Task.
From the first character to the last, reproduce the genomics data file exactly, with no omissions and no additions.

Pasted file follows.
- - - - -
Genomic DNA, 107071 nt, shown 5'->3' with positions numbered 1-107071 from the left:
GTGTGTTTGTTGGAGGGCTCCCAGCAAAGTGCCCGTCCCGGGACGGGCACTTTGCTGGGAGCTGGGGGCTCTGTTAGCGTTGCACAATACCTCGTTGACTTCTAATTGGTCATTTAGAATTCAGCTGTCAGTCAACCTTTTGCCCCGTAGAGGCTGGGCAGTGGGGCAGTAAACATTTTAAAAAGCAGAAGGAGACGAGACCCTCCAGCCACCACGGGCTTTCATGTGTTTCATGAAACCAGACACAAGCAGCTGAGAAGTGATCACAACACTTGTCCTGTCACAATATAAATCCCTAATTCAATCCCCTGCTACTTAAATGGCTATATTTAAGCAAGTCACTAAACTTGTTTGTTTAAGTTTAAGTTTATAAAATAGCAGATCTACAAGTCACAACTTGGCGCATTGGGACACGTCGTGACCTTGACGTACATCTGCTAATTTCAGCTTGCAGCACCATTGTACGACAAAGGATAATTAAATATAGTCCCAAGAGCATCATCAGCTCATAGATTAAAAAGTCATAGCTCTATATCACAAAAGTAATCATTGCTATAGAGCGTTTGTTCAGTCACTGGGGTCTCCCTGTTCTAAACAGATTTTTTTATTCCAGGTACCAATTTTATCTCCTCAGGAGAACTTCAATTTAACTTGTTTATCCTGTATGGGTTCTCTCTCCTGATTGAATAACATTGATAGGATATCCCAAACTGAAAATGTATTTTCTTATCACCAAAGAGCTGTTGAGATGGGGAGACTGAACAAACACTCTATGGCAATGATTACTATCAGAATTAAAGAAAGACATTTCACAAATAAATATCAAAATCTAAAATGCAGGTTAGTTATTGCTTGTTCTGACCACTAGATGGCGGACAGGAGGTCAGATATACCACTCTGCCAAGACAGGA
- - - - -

Genomic DNA, 107071 nt, shown 5'->3' with positions numbered 1-107071 from the left:
GTGTGTTTGTTGGAGGGCTCCCAGCAAAGTGCCCGTCCCGGGACGGGCACTTTGCTGGGAGCTGGGGGCTCTGTTAGCGTTGCACAATACCTCGTTGACTTCTAATTGGTCATTTAGAATTCAGCTGTCAGTCAACCTTTTGCCCCGTAGAGGCTGGGCAGTGGGGCAGTAAACATTTTAAAAAGCAGAAGGAGACGAGACCCTCCAGCCACCACGGGCTTTCATGTGTTTCATGAAACCAGACACAAGCAGCTGAGAAGTGATCACAACACTTGTCCTGTCACAATATAAATCCCTAATTCAATCCCCTGCTACTTAAATGGCTATATTTAAGCAAGTCACTAAACTTGTTTGTTTAAGTTTAAGTTTATAAAATAGCAGATCTACAAGTCACAACTTGGCGCATTGGGACACGTCGTGACCTTGACGTACATCTGCTAATTTCAGCTTGCAGCACCATTGTACGACAAAGGATAATTAAATATAGTCCCAAGAGCATCATCAGCTCATAGATTAAAAAGTCATAGCTCTATATCACAAAAGTAATCATTGCTATAGAGCGTTTGTTCAGTCACTGGGGTCTCCCTGTTCTAAACAGATTTTTTTATTCCAGGTACCAATTTTATCTCCTCAGGAGAACTTCAATTTAACTTGTTTATCCTGTATGGGTTCTCTCTCCTGATTGAATAACATTGATAGGATATCCCAAACTGAAAATGTATTTTCTTATCACCAAAGAGCTGTTGAGATGGGGAGACTGAACAAACACTCTATGGCAATGATTACTATCAGAATTAAAGAAAGACATTTCACAAATAAATATCAAAATCTAAAATGCAGGTTAGTTATTGCTTGTTCTGACCACTAGATGGCGGACAGGAGGTCAGATATACCACTCTGCCAAGACAGGA